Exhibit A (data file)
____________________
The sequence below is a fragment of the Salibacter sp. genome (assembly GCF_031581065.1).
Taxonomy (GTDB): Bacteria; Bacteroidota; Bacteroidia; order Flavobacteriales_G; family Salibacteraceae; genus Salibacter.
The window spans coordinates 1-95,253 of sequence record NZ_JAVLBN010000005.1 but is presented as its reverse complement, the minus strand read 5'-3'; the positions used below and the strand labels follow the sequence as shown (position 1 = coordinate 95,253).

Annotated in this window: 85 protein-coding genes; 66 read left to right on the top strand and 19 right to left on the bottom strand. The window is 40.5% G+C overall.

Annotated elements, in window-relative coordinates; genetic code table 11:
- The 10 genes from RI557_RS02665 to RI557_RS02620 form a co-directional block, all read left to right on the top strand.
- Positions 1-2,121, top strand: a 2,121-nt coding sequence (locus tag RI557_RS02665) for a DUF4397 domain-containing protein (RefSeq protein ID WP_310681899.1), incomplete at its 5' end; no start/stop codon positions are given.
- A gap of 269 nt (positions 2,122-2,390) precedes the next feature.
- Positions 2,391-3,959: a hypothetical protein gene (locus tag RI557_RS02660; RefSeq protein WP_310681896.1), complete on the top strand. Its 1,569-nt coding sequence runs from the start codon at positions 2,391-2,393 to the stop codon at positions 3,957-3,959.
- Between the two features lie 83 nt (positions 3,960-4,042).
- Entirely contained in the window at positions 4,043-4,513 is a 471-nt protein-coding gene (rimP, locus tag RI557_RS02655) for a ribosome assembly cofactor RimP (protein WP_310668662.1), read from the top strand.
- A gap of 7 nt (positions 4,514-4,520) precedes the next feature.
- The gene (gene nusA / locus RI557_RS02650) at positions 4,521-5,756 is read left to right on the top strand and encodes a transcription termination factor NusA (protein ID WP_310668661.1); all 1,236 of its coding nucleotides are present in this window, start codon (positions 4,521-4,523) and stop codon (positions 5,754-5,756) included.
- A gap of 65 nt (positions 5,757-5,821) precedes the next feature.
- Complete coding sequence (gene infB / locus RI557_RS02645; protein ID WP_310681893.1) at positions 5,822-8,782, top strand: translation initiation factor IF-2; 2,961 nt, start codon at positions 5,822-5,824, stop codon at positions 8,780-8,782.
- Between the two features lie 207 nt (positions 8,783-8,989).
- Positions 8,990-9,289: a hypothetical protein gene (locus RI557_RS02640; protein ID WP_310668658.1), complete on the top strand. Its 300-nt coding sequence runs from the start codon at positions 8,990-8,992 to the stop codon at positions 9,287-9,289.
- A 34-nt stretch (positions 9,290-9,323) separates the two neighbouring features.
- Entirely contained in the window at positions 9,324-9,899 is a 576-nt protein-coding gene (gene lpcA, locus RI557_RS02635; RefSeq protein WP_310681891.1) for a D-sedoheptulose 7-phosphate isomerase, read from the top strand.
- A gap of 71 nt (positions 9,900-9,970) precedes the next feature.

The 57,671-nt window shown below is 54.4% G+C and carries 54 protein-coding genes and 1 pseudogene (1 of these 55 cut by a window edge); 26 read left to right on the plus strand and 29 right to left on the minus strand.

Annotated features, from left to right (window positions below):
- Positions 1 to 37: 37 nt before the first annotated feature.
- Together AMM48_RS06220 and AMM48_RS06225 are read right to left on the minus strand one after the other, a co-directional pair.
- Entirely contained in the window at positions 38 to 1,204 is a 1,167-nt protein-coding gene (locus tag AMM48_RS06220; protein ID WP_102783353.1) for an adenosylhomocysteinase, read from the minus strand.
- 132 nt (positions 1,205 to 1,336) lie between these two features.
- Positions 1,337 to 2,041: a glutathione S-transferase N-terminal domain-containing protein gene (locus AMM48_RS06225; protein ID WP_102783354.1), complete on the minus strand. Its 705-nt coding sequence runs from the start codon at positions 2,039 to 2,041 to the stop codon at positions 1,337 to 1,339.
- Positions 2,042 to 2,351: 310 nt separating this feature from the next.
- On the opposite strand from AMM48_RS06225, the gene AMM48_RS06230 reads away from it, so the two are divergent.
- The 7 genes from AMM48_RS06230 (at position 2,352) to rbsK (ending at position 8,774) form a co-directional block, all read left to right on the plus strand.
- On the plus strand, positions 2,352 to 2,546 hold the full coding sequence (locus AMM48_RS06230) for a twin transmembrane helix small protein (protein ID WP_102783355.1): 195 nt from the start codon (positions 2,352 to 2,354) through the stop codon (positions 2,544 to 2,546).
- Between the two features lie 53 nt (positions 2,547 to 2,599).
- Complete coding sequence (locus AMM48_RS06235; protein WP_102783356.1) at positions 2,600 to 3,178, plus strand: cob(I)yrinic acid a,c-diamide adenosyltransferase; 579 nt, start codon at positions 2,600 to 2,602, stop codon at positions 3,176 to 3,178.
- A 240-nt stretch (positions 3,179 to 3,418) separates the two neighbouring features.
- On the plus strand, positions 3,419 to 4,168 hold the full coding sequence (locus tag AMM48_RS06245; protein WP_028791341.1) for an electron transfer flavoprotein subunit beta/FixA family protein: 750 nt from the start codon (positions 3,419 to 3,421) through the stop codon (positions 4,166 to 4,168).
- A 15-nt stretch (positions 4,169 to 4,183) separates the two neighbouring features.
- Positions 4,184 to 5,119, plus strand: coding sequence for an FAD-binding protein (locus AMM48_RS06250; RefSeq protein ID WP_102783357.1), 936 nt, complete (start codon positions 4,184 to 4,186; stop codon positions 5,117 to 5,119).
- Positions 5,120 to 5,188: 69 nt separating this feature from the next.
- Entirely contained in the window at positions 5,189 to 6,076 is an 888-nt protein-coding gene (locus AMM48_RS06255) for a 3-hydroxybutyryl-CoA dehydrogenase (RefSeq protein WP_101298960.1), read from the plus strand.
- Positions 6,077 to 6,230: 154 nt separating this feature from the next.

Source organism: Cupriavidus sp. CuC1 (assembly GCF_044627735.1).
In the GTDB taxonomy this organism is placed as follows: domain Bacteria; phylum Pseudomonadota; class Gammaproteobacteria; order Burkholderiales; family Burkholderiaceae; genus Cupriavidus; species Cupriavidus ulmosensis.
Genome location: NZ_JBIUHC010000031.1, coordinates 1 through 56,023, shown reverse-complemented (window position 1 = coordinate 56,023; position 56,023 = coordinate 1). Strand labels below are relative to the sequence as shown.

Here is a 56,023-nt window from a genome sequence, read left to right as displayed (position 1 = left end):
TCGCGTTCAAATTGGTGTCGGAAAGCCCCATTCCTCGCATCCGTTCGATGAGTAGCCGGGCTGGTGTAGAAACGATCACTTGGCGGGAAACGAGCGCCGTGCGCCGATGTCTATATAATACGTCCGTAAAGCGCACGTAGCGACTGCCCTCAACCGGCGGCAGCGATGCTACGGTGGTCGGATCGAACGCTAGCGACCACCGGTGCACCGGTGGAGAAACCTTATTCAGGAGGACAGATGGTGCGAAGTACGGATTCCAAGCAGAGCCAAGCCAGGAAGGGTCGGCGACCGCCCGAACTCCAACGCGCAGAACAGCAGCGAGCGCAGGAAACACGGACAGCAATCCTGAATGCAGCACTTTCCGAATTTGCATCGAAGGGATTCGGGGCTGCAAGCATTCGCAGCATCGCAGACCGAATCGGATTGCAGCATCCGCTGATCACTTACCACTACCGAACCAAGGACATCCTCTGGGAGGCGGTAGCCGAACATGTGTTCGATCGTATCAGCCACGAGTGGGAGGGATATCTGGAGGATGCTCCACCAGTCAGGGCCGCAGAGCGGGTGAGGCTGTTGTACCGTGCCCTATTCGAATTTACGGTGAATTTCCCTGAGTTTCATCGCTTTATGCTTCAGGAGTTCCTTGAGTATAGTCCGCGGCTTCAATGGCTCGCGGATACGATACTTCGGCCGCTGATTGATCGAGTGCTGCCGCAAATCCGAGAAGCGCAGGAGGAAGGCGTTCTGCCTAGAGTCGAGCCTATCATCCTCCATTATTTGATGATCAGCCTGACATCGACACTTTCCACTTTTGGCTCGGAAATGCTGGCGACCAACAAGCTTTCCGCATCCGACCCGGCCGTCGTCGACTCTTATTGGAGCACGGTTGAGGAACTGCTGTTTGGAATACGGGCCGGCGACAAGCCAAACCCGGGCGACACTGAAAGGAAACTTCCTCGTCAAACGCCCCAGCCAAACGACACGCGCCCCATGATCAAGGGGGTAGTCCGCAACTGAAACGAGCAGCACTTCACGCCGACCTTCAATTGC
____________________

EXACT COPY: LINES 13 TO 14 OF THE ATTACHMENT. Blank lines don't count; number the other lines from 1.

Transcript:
- The gene (gene nusA / locus RI557_RS02650) at positions 4,521-5,756 is read left to right on the top strand and encodes a transcription termination factor NusA (protein ID WP_310668661.1); all 1,236 of its coding nucleotides are present in this window, start codon (positions 4,521-4,523) and stop codon (positions 5,754-5,756) included.
- A gap of 65 nt (positions 5,757-5,821) precedes the next feature.